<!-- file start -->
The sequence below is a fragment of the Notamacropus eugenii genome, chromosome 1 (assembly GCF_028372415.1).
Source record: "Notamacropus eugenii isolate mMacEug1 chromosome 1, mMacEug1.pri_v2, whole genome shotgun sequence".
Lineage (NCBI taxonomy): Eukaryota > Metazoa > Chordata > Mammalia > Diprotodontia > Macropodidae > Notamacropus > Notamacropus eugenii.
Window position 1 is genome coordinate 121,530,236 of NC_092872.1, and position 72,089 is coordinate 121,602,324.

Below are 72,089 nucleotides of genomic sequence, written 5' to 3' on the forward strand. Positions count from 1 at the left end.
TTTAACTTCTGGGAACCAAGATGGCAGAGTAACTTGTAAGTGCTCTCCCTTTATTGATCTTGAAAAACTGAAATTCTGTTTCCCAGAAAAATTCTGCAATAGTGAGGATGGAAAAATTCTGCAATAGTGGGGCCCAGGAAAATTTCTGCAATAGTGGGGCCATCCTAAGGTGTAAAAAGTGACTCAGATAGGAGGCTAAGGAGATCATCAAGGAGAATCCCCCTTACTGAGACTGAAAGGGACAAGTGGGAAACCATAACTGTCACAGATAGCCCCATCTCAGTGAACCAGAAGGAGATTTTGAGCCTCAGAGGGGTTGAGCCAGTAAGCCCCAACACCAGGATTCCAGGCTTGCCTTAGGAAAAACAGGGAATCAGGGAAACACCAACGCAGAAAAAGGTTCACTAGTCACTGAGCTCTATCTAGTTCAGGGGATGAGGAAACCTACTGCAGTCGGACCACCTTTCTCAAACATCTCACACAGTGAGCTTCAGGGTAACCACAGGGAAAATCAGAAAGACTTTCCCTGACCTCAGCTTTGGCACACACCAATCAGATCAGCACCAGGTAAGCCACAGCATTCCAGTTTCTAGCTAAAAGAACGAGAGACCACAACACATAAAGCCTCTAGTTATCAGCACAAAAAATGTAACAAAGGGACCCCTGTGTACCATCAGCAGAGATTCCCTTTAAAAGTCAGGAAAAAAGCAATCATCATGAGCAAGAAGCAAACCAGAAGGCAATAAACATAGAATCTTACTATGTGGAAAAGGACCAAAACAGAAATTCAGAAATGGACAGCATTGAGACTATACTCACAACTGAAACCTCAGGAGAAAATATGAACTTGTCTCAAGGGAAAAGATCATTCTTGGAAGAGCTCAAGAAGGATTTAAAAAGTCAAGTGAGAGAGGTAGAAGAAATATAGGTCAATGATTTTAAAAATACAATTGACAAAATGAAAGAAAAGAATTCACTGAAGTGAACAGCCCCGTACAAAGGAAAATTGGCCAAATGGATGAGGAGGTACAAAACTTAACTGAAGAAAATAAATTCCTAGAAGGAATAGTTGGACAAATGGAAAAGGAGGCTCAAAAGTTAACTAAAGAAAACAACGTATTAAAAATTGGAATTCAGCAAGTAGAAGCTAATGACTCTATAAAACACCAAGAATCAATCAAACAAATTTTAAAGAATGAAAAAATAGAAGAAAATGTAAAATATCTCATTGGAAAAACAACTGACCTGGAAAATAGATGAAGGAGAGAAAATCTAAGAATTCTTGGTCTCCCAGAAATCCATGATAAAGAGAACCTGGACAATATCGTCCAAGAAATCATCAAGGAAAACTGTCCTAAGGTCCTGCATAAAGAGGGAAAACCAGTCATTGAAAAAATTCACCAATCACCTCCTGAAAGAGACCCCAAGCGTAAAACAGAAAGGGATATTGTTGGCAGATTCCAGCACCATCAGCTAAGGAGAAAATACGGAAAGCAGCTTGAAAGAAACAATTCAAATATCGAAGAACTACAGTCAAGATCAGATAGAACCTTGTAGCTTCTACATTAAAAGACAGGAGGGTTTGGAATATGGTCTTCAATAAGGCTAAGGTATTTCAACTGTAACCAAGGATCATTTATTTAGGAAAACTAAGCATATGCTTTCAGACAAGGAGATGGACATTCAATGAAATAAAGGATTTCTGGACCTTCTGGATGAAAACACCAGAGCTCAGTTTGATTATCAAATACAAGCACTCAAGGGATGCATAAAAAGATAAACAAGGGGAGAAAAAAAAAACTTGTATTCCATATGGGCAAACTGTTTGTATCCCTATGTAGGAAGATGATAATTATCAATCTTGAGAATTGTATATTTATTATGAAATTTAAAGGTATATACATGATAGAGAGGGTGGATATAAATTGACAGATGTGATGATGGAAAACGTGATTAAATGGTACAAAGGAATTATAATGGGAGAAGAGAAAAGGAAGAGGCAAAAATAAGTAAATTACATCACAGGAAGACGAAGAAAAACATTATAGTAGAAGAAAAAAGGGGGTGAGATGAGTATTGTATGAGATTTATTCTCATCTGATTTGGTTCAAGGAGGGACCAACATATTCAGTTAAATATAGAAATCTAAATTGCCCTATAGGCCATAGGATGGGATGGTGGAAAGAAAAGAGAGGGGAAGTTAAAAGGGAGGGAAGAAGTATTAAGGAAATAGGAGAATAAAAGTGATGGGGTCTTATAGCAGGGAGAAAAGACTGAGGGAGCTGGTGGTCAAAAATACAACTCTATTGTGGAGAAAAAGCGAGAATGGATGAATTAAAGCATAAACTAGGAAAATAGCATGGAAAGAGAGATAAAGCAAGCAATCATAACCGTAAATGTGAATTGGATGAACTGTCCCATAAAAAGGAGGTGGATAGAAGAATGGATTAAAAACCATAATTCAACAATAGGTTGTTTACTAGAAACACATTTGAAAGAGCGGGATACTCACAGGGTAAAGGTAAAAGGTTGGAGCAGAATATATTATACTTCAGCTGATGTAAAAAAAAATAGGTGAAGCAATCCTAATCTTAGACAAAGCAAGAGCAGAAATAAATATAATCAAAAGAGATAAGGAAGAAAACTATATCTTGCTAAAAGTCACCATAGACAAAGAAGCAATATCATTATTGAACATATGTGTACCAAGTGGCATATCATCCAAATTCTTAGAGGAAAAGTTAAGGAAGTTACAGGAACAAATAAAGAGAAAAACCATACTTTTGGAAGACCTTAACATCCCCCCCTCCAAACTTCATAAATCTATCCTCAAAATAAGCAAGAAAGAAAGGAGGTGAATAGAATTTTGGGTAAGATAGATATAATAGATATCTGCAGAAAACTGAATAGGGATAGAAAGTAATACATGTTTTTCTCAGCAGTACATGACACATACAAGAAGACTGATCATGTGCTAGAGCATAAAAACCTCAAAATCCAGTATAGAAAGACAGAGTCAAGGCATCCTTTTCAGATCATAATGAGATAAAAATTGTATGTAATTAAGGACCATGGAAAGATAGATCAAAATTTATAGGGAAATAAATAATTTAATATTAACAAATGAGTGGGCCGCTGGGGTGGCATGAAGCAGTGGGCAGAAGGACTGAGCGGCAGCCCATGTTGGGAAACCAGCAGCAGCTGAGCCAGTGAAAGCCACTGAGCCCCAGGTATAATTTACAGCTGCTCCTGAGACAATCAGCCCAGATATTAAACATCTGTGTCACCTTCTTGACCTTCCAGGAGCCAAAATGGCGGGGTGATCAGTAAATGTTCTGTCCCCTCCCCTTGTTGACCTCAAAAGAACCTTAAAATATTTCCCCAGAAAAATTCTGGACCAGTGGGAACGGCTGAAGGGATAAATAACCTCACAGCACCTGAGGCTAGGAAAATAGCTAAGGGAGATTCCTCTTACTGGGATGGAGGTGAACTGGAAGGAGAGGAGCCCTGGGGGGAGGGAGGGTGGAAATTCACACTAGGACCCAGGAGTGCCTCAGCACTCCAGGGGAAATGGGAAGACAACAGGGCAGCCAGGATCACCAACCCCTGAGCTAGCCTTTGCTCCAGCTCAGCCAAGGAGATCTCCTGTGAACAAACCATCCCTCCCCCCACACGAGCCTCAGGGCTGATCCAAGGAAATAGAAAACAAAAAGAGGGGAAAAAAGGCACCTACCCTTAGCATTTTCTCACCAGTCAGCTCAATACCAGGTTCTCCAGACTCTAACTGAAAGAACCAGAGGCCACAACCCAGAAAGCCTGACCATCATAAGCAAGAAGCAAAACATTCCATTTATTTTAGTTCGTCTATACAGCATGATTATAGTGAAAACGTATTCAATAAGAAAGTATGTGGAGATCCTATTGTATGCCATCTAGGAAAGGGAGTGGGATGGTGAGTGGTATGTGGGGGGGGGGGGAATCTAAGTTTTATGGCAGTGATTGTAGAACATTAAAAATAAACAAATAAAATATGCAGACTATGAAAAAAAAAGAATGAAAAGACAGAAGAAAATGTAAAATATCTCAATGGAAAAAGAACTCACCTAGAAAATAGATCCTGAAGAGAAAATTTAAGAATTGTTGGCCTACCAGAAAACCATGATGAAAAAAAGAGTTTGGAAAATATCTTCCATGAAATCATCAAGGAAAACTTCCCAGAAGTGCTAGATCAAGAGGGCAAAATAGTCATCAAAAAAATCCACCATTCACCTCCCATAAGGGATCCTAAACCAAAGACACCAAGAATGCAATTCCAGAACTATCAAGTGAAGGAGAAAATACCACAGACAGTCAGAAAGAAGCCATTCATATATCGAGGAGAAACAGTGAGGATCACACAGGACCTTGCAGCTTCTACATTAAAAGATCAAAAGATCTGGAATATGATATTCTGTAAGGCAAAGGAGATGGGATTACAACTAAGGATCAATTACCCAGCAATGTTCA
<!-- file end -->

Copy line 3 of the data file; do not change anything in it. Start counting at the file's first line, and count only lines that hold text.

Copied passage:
Lineage (NCBI taxonomy): Eukaryota > Metazoa > Chordata > Mammalia > Diprotodontia > Macropodidae > Notamacropus > Notamacropus eugenii.